Well, off the top of my head, I was going to ignore this question since the answer seemed self-apparent. But let us try to be wise and give it some thought before going with the first thing that comes to mind.
On the one hand, everything really is obvious: fasting is a time of abstinence and asceticism restricting certain types of food, entertainment, and even communication, let alone TV series. At the same time, the system of fasting limitations as we know it appeared long before today’s generations, the television and, most importantly, long before the modern rhythm of life. Perhaps we should dwell on the latter in more detail.
It is difficult to find anything more inconsistent with the Christian disposition of the soul than the rhythm of life of a modern person with his constant busyness, the rush and the bustle. Our multitasking life clearly denies us any opportunity to stop and look around, leaving those who lag behind it no choice but to catch up and thus forcing them to live even faster and hence even more thoughtlessly. Where in this whirlwind can we find space for God, or time for the soul, even if it’s only a minute?
In today’s world, it would be absolutely wrong to regard fasting as merely a set of independent restrictions, followed with the sole purpose of meeting the requirements of the church. Listening to the prayers of Great Lent, we discover a completely different picture: fasting is an integral phenomenon with all its components interconnected and directed towards one main goal – to give a person the opportunity to stop, peer into his soul and focus on God.
The fact that our time is a time of vanity does not at all mean that vanity has not existed in the past. It has always been there. The only difference between then and now is perhaps the “degree” of this vanity. Considering this, the church establishes fasts first of all seeking to wrest the faithful from the usual commotion and give them the opportunity, at least for a short time, to go through life at their own pace, without having to keep up with the world. During the fast we are called to see ourselves and our sins anew, to feel the depth of our own deviation from God and overcome it by repentance. The main purpose of fasting is not to restrict a person in anything, but to give him the opportunity to reduce the degree of fuss and stop his everyday run through life where he is forced to never look back. Jointly and separately, all fasting limitations pursue this goal only.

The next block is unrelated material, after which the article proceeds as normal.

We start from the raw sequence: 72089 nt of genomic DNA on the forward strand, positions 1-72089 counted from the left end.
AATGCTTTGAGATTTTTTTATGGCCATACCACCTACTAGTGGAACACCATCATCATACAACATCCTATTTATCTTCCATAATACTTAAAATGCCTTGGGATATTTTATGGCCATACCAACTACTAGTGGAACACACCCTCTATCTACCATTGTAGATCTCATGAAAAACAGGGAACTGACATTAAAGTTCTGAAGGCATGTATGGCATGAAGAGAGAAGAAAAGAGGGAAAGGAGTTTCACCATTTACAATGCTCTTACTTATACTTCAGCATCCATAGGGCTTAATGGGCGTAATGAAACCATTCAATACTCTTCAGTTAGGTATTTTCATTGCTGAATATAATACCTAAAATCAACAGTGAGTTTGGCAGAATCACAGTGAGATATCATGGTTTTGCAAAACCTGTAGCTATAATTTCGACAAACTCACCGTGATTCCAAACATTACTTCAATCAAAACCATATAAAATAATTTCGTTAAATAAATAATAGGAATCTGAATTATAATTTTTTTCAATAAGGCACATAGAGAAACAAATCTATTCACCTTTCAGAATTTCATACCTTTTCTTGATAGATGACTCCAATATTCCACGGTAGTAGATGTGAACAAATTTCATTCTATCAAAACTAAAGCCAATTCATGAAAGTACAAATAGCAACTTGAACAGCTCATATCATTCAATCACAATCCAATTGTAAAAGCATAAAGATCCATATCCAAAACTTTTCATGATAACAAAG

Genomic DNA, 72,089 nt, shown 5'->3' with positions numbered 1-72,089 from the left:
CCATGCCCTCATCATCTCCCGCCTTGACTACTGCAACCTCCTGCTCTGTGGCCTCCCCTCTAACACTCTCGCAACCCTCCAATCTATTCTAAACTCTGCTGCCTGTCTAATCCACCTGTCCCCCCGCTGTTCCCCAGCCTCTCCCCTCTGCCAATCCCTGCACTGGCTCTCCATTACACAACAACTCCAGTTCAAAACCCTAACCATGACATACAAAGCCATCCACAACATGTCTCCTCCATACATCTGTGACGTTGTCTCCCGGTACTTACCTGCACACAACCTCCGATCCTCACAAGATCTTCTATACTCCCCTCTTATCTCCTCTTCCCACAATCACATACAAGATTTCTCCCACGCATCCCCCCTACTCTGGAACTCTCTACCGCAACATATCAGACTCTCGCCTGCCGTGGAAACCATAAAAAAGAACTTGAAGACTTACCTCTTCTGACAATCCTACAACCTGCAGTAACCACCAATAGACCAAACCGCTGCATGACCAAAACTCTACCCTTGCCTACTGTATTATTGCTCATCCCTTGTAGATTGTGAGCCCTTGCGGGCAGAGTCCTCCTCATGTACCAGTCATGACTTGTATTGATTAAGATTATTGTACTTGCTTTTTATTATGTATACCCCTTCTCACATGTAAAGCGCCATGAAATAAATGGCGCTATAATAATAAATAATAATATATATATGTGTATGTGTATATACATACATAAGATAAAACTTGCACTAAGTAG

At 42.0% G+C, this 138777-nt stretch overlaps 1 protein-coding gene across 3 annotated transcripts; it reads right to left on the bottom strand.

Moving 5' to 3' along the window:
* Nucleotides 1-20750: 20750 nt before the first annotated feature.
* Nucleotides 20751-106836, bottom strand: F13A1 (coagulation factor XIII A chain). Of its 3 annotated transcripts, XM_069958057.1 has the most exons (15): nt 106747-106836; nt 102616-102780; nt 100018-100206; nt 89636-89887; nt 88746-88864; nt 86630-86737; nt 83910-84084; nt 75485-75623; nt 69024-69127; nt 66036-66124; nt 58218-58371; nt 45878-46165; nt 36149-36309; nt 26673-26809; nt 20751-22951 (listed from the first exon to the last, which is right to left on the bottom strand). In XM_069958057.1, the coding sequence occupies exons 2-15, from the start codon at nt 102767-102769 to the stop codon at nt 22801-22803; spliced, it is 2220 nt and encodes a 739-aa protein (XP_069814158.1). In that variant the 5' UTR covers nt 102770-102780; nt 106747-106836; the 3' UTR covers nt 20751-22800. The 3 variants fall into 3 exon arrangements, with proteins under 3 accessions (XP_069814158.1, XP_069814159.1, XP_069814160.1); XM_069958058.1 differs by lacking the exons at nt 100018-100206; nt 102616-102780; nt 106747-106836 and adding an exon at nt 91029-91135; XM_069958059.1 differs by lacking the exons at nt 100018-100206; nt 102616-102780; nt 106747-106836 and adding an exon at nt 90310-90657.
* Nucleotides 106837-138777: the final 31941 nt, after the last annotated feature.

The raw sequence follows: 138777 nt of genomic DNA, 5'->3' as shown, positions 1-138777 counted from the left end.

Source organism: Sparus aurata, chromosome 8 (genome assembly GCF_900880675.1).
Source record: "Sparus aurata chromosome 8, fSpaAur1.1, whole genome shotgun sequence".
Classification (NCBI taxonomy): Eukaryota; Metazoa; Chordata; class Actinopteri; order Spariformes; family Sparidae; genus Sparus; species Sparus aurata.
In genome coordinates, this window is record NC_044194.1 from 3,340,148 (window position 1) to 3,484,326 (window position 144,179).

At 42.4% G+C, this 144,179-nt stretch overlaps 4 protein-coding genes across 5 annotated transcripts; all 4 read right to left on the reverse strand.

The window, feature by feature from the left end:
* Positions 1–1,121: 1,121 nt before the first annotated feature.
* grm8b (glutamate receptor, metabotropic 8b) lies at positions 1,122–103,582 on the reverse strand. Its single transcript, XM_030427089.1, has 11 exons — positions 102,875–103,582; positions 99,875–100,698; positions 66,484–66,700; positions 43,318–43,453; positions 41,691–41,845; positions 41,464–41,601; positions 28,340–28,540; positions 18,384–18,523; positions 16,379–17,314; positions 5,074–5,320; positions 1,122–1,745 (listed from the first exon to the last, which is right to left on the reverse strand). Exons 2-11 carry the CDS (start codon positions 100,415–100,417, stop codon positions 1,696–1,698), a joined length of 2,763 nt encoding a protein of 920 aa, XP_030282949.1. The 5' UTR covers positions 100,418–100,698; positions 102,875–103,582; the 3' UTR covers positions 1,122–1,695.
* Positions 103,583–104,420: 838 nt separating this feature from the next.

Now let’s get back to modern man. Our age is not at all unique, but its defining attribute is the highest possible acceleration of any process. In other words, if a man of the past was just fussing, then a modern man fusses on the run. Experience shows that inertia exists not only in the physical world. As a result, it is much more difficult for a modern man to stop. Even for a simple morning or evening prayer, it is not enough for a modern Christian to simply “stand a little so that the senses may settle down.” He needs a certain, often long, period of time to slow down “painlessly”.
This applies not only to working and self-employed people. By the end of the day, housewives and mothers of young children are just as tired as office or production workers. This brings us to the conclusion that a person needs rest. Whether it is the good old sitting in front of TV every day, or the rarer and lengthier fishing or mushroom hunting, or perhaps some occasional gardening now and then…. Instead of repentance and peace of mind a person depriving himself of such psychological relief during the fast is likely to “acquire” a nervous breakdown.
If church life makes a person completely lose interest in television and cinema, such an example is undoubtedly worthy of praise and imitation. By the same token, sitting in front of the TV deserves condemnation both in fasting and holiday season if it’s caused by idleness. However, an hour or two spent on some TV show at the end of the day is hardly a sin for the average working person with children and his concerns about maintaining a family.
The simple rule: “That which does not interfere with attentive and sincere prayer is permissible” is worth remembering here as well as in many similar situations. Regardless of how hard a person works and how tired he is, no rest should be detrimental to prayer. This applies not only to cases when TV shows leave a person with the only desire left, that is to sleep. This also applies to any plots that arouse passionate emotions; any films or TV shows that stick in the memory so firmly that they sit there and interfere with prayer.
If we say that measure is good in virtue, then it is all the more important in rest. In fact, the sense of proportion will tell you where harmless rest ends and sin begins. We should learn to hear this feeling and follow it before we pick up that remote control.
Translated by The Catalogue of Good Deeds